Buy Local * Eat Fresh * Live Well

The Alleged Farm is located in the Town of Easton, in the rolling hills of southern Washington County, New York. We farm on fields under continuous cultivation since 1788 and take our stewardship of the land seriously. For us, that means a commitment to sustainable practices such as crop rotation, controlled grazing, minimal tillage and the use of cover crops and compost in order to promote and maintain the health of the earth.

We are also committed to growing tasty and healthy crops. We believe that fresh local produce tastes better and that crops grown without the use of synthetic fertilizer and pesticide are better for you and for everything that lives on our farm. We do everything we can—from choosing varieties to choosing when to harvest a crop—to ensure that our customers receive the best possible produce.

If you want to try some of our produce—and we grow everything from artichokes to zucchini–you can join our CSA or visit our stand at the Glens Falls farmers' market. Individuals and businesses can also contact the farm to arrange purchases.

Thomas Christenfeld
The Alleged Farmer

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The Alleged Farm News – 14 July, 2016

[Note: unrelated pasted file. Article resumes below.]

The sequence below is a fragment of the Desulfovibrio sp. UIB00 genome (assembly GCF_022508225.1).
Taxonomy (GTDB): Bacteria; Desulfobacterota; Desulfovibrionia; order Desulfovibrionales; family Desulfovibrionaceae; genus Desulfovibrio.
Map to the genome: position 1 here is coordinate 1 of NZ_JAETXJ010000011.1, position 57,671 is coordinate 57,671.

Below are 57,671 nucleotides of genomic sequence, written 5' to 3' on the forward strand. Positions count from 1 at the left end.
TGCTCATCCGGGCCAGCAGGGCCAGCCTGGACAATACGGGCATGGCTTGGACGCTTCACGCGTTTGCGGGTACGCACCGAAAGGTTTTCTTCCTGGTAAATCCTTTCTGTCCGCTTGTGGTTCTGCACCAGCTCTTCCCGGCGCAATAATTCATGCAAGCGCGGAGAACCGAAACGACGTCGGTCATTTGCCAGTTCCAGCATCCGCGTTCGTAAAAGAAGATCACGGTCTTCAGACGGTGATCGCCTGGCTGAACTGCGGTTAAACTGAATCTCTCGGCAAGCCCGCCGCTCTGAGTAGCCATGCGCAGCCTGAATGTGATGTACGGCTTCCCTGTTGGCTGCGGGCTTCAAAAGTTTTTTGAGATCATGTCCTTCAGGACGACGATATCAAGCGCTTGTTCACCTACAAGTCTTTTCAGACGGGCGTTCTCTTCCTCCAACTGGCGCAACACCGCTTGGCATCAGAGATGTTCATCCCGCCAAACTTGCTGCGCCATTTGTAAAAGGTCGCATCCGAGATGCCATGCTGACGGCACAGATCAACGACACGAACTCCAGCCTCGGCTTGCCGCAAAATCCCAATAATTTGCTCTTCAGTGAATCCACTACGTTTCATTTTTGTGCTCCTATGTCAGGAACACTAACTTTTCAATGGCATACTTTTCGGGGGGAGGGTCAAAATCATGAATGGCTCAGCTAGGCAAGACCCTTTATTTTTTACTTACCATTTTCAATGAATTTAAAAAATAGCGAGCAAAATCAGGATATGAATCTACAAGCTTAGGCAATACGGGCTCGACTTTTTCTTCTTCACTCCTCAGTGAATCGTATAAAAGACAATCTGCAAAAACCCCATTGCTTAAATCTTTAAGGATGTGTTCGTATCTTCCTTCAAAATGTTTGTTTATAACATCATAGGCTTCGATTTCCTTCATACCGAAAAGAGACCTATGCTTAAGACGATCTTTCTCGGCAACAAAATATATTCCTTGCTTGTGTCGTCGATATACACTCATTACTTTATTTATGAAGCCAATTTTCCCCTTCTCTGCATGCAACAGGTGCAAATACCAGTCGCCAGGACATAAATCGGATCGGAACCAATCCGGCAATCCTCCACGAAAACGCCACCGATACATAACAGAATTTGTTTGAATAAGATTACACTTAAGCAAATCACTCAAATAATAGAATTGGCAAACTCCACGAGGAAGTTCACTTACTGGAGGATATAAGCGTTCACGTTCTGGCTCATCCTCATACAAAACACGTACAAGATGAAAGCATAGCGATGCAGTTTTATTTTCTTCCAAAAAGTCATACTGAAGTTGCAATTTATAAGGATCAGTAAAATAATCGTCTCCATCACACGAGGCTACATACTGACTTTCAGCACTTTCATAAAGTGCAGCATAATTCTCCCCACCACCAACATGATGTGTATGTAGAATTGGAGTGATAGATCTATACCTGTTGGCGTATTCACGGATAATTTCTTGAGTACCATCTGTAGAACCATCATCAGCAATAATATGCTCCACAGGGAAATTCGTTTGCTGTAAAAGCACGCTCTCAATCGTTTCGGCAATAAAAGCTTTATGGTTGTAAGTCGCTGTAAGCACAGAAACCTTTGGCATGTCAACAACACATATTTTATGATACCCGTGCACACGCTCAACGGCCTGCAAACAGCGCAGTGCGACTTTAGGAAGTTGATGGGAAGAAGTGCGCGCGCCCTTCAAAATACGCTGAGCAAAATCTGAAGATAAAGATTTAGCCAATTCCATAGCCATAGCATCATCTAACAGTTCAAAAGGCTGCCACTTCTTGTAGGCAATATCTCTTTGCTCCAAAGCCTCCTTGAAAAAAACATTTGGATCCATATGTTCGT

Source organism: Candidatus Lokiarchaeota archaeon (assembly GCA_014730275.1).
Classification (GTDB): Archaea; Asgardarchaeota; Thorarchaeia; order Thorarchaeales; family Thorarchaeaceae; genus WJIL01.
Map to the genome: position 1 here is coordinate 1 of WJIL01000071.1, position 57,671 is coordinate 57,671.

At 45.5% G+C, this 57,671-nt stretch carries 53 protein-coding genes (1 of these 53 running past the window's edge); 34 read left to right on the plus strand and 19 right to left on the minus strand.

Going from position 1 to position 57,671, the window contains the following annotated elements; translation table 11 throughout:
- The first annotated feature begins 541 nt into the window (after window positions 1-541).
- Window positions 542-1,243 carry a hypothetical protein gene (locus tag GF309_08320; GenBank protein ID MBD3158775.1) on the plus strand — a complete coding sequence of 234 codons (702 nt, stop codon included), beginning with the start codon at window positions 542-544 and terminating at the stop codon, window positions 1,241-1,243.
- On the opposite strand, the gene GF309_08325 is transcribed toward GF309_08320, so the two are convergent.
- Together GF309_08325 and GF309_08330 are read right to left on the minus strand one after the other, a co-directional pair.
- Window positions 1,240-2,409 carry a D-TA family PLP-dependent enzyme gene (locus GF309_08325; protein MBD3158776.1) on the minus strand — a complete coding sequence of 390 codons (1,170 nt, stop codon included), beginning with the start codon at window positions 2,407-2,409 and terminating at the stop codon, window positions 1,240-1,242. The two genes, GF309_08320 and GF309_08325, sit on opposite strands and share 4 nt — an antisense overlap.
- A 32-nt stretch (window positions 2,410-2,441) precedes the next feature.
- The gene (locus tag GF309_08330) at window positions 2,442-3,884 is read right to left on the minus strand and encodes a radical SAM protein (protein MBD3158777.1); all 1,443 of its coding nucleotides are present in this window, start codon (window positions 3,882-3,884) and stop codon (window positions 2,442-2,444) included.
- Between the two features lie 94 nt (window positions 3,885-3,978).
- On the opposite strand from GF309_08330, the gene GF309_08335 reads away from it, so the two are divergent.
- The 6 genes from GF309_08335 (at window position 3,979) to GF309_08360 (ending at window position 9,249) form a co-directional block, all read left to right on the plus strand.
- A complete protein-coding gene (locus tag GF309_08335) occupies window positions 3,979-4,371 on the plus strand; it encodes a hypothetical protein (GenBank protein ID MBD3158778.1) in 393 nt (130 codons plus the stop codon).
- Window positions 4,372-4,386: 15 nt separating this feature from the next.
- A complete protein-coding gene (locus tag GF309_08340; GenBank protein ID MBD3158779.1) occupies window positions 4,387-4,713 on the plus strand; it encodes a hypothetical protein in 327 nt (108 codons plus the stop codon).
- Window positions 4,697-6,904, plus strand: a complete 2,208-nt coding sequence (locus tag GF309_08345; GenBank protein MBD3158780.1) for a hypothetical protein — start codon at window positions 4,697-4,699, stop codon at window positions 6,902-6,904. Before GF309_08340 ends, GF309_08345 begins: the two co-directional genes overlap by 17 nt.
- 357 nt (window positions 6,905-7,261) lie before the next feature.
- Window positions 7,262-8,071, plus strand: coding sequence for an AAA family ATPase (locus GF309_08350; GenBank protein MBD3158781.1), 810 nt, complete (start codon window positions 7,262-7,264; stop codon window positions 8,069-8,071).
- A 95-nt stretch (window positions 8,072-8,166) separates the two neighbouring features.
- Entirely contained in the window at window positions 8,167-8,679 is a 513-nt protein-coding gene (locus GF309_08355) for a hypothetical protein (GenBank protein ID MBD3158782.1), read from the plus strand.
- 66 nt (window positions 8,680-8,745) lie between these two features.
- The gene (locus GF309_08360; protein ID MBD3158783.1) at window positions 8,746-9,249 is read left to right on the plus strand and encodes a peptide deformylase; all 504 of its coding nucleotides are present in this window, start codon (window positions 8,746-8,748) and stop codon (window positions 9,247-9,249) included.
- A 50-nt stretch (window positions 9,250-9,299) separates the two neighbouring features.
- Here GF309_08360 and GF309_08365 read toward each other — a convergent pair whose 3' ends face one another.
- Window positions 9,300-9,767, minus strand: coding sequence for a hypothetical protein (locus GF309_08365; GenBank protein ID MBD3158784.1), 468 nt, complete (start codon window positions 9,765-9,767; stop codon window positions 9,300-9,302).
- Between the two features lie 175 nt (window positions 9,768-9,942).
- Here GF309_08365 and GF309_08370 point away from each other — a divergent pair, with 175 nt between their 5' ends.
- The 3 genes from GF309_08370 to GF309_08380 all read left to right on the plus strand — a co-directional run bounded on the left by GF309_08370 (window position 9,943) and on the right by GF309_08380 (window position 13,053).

This week’s share: Genovese and lemon basil, Napa cabbage, Dill, Escarole, Garlic, Leeks, Lettuce, Snap peas, Potatoes, Squash

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Small potatoes are increasingly big. I know, kind of a lame joke. But it is true. In a couple of ways actually, now that I think about it. Literally, for instance. The small potatoes on our potatoes vines are getting big. Or at least bigger. To get really big they would probably need somewhat more consistent rain, rather than, say, getting almost nothing in June and then 4 inches the afternoon of July 1st. Still, they are definitely growing.

But what I really meant is that the market for small potatoes has increased significantly in recent years. Increased from essentially nothing to now making up 12% of potatoes sales. In the old days, by which I mean maybe a decade ago, potato farmers generally regarded small potatoes as an annoyance. They were just potatoes that had not amounted to anything.

 

For a seed potato grower small potatoes have some use since they make good seed stock. You don’t have to cut them before planting, which makes them far less susceptible to rot than than the normal cut seed pieces. But they were viewed as having no real culinary value–possibly because you cannot make french fries from small potatoes. I don’t know what potato growers did with their small potatoes, but it would not surprise me if they just threw them away.